Furthermore, having journalists constantly subpoenaed potentially imposes a substantial burden on news organizations because it takes away from valuable reporting and editing time. In addition, many journalists feel an obligation to protect their sources even if they are held in contempt of court and threatened with jail time.
Proponents of protecting confidential sources argue that journalists need a well-established legal privilege, similar to the attorney-client privilege or doctor-patient privilege, to protect them from being forced to reveal confidential information in court. Opponents of such a privilege argue that reporters, like everyone else, are obligated to provide relevant information about the commission of a crime.
They note that a reporter’s information could be essential to a defendant’s case and that not forcing disclosure could violate the defendant’s Sixth Amendment rights.
Supreme Court did not agree on free press protections in Branzburg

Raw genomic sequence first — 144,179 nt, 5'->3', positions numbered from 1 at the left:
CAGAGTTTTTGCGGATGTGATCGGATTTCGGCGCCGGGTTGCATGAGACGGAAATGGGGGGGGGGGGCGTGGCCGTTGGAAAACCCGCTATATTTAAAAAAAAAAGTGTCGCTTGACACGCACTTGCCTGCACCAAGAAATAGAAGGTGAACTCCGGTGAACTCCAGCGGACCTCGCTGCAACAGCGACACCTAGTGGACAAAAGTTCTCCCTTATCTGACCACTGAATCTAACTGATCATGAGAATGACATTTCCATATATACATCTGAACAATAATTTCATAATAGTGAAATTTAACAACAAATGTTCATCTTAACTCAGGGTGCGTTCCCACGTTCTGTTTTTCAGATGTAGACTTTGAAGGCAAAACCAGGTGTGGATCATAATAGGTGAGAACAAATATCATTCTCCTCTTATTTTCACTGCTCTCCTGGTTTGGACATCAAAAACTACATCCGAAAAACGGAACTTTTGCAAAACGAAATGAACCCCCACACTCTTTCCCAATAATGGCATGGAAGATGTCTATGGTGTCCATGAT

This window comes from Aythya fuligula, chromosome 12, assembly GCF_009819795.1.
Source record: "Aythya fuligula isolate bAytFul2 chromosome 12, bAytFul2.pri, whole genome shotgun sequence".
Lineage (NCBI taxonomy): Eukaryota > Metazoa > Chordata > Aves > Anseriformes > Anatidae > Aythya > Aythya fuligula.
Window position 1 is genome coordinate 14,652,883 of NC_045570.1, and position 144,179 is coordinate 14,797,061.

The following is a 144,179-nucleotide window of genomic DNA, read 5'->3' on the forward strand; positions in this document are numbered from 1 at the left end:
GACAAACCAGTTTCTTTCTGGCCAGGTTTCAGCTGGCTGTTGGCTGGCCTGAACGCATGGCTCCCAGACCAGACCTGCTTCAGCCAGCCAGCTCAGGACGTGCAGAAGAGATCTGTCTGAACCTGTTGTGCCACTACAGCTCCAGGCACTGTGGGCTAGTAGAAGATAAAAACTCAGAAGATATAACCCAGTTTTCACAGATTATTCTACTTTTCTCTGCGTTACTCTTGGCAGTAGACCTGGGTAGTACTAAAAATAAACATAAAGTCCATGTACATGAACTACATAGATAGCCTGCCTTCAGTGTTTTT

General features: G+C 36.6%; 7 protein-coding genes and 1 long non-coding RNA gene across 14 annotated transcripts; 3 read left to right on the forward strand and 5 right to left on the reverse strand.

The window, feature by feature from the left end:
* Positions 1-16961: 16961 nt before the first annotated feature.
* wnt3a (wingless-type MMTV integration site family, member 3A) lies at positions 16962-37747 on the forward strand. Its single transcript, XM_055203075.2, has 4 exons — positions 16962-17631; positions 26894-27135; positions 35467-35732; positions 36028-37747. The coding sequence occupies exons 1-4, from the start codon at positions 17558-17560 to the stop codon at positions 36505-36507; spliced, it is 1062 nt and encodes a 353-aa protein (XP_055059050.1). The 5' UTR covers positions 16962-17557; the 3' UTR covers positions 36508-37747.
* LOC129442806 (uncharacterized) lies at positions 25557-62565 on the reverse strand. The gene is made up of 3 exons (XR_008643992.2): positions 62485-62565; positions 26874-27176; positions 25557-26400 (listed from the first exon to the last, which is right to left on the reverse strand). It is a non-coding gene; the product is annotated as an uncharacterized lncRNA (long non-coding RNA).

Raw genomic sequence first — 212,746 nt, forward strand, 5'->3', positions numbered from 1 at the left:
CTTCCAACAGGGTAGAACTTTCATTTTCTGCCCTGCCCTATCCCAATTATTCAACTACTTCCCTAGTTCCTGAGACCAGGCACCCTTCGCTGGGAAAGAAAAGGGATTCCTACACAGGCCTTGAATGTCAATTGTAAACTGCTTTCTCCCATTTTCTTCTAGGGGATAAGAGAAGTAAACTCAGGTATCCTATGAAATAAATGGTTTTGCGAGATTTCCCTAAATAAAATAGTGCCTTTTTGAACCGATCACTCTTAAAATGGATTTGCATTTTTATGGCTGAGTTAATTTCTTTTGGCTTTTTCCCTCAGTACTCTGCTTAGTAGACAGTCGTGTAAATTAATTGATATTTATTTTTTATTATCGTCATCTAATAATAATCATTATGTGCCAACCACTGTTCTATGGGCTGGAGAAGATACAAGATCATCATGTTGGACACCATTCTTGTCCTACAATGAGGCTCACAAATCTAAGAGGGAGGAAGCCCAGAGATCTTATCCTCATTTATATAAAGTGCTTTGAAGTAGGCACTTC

There is no federally recognized privilege that allows reporters to keep their sources confidential, but the Supreme Court has found that “news gathering is not without First Amendment protections.”
In Branzburg v. Hayes (1972), a sharply divided Court could not, however, agree on the extent and structure of this protection, holding that “newsmen are not exempt from the normal duty of appearing before a grand jury and answering questions relevant to a criminal investigation.” Because the Court has not revisited this issue since Branzburg, the right of reporters to protect their sources has been inconsistently carved out in state and federal circuit courts as well as in state legislatures.